- Order Tracking. The French customer can log in to track her SnowboardCo order. The system shows her other products that are available, using this as an opportunity to cross-sell additional products.
- Decision Support. Management sees the firm’s European business is booming and plans a marketing blitz for the continent, targeting board models and styles that seem to sell better for the Alps crowd than in Canadian market.
ERP & Business Process
An ERP system not only centralizes an organization’s data, but it enforces the business processes for the organization. When an ERP vendor designs a module, it has to implement the rules for the associated business processes. Best practices can be built into the ERP – a major selling point for ERP. In other words, when an organization implements an ERP, it also gets improved best practices as part of the deal.
For many organizations the implementation of an ERP system is an excellent opportunity to improve their business practices and upgrade their software at the same time. If done properly, an ERP system can bring an organization a good return on their investment. By consolidating information systems across the enterprise and using the software to enforce best practices, most organizations see an overall improvement after implementing an ERP. But for some an ERP brings a challenge. Is the process embedded in the ERP really better than the process they are currently utilizing? And if they implement this ERP and it happens to be the same one that all of their competitors have, will they simply become more like them, making it much more difficult to differentiate themselves? A large organization may have one version of the ERP, then acquire a subsidiary which has a more recent version. Imagine the challenge of requiring the subsidiary to change back to the earlier version.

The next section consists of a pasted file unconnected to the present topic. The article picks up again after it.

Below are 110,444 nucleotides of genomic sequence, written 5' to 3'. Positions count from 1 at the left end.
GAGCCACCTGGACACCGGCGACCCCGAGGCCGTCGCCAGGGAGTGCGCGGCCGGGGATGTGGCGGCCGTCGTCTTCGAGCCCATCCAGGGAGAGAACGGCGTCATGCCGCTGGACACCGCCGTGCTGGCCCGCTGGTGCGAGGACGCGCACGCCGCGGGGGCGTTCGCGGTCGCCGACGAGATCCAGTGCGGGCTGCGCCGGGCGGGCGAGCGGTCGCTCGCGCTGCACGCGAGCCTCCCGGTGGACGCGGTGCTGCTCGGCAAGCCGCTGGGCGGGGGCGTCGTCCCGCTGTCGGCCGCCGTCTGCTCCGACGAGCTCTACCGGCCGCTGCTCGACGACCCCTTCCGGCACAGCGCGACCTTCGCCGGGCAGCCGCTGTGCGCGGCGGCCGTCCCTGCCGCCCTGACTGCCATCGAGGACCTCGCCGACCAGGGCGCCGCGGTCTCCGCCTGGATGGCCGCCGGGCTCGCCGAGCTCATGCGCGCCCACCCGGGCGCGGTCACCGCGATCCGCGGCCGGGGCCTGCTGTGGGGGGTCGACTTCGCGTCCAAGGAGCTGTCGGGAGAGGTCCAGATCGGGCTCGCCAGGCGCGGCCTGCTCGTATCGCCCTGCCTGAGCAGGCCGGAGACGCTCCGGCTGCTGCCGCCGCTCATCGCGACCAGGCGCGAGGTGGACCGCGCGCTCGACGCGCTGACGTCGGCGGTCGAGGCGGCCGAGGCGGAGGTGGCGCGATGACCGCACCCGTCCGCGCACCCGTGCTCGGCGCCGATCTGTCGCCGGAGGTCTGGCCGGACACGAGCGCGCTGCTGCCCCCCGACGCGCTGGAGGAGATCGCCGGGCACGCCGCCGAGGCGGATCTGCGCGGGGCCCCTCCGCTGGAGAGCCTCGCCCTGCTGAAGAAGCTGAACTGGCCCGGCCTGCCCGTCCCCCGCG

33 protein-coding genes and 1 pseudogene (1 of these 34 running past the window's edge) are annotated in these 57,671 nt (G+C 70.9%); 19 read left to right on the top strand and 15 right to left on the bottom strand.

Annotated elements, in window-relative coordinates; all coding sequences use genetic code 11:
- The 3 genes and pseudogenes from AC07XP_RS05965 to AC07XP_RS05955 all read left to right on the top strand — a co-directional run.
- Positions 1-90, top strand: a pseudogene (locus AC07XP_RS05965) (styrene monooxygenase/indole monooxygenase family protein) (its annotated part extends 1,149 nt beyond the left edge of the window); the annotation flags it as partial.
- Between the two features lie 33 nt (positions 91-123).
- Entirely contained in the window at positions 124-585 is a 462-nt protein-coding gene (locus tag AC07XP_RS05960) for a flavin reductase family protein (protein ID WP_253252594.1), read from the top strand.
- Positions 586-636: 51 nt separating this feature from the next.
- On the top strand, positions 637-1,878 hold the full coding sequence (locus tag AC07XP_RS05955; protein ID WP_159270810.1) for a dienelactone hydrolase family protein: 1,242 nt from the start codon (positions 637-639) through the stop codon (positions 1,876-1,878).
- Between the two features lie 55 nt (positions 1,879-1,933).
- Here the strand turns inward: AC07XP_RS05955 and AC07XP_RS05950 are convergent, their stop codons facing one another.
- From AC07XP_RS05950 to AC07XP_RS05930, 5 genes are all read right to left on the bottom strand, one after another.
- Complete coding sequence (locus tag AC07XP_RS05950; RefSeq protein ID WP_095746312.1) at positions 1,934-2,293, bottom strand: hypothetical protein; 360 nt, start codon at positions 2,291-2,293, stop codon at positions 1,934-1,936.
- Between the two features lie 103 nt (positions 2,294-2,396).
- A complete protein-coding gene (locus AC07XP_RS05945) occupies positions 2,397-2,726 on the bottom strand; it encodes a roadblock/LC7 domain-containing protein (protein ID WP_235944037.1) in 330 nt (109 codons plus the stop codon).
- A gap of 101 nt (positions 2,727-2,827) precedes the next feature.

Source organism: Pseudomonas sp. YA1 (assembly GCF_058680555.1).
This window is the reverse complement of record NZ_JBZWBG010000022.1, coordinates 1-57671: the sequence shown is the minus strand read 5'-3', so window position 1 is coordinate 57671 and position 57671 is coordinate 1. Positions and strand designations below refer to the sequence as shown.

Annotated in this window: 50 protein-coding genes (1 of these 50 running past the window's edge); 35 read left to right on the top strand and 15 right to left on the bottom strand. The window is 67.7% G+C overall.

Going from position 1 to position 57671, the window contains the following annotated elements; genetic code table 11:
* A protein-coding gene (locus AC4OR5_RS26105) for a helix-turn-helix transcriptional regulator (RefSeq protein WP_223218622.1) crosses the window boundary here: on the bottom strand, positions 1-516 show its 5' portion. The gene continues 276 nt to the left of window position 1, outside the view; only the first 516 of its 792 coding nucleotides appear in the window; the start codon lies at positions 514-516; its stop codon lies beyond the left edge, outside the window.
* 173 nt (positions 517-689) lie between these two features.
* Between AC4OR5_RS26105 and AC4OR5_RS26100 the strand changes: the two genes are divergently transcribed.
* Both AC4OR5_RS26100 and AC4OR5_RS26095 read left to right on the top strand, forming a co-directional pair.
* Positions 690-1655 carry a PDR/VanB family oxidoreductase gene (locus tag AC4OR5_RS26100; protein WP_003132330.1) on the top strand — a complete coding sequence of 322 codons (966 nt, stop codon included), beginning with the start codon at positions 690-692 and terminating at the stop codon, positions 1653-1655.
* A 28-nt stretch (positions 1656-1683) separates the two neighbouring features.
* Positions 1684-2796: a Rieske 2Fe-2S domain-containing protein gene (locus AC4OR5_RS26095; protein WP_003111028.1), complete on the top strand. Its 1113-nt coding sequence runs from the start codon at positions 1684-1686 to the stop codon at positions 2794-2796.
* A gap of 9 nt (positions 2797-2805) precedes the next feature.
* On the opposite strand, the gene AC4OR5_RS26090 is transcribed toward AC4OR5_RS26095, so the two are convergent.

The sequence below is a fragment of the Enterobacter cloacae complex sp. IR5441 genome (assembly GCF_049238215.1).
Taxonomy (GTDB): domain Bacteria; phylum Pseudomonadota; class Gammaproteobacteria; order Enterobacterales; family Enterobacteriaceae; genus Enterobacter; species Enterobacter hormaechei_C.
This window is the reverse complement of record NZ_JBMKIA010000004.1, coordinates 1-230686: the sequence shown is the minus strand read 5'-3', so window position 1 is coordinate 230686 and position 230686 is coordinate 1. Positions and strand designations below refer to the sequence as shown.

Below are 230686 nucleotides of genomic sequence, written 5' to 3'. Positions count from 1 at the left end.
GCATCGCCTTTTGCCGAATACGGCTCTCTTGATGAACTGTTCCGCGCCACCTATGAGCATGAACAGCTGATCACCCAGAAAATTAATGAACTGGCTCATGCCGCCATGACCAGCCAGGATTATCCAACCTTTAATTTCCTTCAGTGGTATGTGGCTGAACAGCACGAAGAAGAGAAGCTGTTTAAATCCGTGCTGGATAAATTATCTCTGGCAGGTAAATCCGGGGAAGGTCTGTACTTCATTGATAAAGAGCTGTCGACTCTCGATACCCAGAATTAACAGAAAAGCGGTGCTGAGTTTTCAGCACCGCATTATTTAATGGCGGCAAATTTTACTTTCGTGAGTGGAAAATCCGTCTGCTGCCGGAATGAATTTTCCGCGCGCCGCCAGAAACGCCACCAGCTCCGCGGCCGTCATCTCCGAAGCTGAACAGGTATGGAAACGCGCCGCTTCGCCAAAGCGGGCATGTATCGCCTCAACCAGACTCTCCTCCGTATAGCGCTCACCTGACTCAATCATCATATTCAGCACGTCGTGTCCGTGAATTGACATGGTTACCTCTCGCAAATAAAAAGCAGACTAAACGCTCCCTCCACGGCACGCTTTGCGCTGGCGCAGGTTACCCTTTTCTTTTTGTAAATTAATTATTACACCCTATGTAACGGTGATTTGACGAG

One of the criticisms of ERP systems has been that they commoditize business processes, driving all businesses to use the same processes and thereby lose their uniqueness. The good news is that ERP systems also have the capability to be configured with custom processes. For organizations that want to continue using their own processes or even design new ones, ERP systems offer customization so the ERP is unique to the organization.
There is a drawback to customizing an ERP system. Namely, organizations have to maintain the changes themselves. Whenever an update to the ERP system comes out, any organization that has created a custom process will be required to add that change to their new ERP version. This requires someone to maintain a listing of these changes as well as re-testing the system every time an upgrade is made. Organizations will have to wrestle with this decision. When should they go ahead and accept the best-practice processes built into the ERP system and when should they spend the resources to develop their own processes?
Other categories of enterprise software that managers are likely to encounter include: Customer Relationship Management systems, Supply Chain Management systems, and Business intelligence systems. Business intelligence and decision support systems are explored in chapter 12.